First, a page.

Monday, February 6, 2012

Experimenting with Potato Dextrin

A few years ago I messed around a bit with potato dextrin but gave it up as it seemed a bit too fussy.  I was after crackle, and when I discovered how easily I could achieve crackle with flour paste, I went down that path.  I still love flour paste results, but recently I decided to revisit potato dextrin.  It began as a discussion with a group of surface design artists.  I was interested in experimenting with potato dextrin again to see if I could get it to hold a mark or shape on cloth.
After mixing the dextrin I screened it onto cloth that was tightly pinned to a print surface.  I used two types of cloth:  white silk/cotton Radiance, and black cotton broadcloth.  My first object was a dinner plate, the second was cardboard packing material.
Here are my two cloth samples with the plate used to create the circles.
I used the base on the underside of the plate and the rim to create the marks.

The pins were removed fairly soon after the marks were made
because the dextrin begins to draw in as it dries.

Thickened dye was "pounced" through the crackles once the dextrin was completely dry.
The dye was allowed to batch for 24 hours prior to washing.

The black cotton broadcloth was pounced with bleach gel.
The gel was left on the cloth for approximately 10 minutes, then washed out.

Here is the underside of the cotton broadcloth as the bleach begins to penetrate through the crackle.

A portion of the silk-cotton Radiance after wash-out

Here is the black cotton broadcloth after washout.  

The second experiment used this cardboard packing material to create the marks into the dextrin:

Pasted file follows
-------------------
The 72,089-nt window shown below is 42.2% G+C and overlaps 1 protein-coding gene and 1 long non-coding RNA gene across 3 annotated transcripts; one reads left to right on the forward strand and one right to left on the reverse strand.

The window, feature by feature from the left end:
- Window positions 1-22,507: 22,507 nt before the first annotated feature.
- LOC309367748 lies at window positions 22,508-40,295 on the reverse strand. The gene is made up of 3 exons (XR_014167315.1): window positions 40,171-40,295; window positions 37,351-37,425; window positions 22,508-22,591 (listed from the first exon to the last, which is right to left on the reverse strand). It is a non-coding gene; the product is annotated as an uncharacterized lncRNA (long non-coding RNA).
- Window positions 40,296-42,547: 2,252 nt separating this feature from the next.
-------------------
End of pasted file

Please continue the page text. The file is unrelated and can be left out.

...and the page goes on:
Here is the crackle pattern as the dextrin dries
Here is the result after bleach gel was applied through the resist.

I am very interested and excited about this discovery.  First, I answered my question as to whether the dextrin would "hold a mark" made into it after being spread over cloth.  Second, I am very interested to observe the effect of these marks on the crackle size and pattern over the surface.  

I believe there are a variety of influences on the crackle pattern:  the thickness of the dextrin, the effects of gravity on the cloth (hanging the cloth to dry influences the pattern of cracks), and the size and shape of embedded objects into the glaze of dextrin, which influence the surface tension of the resist.

Another exciting discovery:  potato dextrin is far easier and less messy to remove than flour paste!  This is a big deal in a studio environment, especially one that has old plumbing. 

My experiments will be ongoing, so stay tuned!


  1. You achieved great results from your experiments! Potato dextrin is so versatile - yet we often tend to limit it to one approach. Thanks for the reminder to "play" - you never know what you will discover!

  2. Aha! This is why I have a box of this stuff in my dye kitchen!! Love the results.

  3. This was a reminder to me that, sometimes, one should revisit an earlier exploration that was not satisfying. Lisa, I left the other pieces up at Art Cloth Studio. I'm anxious to see how they look after the dye process.
    Gerrie, I'll be looking forward to what you do with potato dextrin. Note: Lisa has a new book coming soon all about resists! Woo Hoo!

  4. These are really nifty textures. I haven't tried potato dextrin, yet, but you are inspiring me to do so ! Glad to see the art cloth in action. Susie


I love to hear from my readers! Please drop me a line!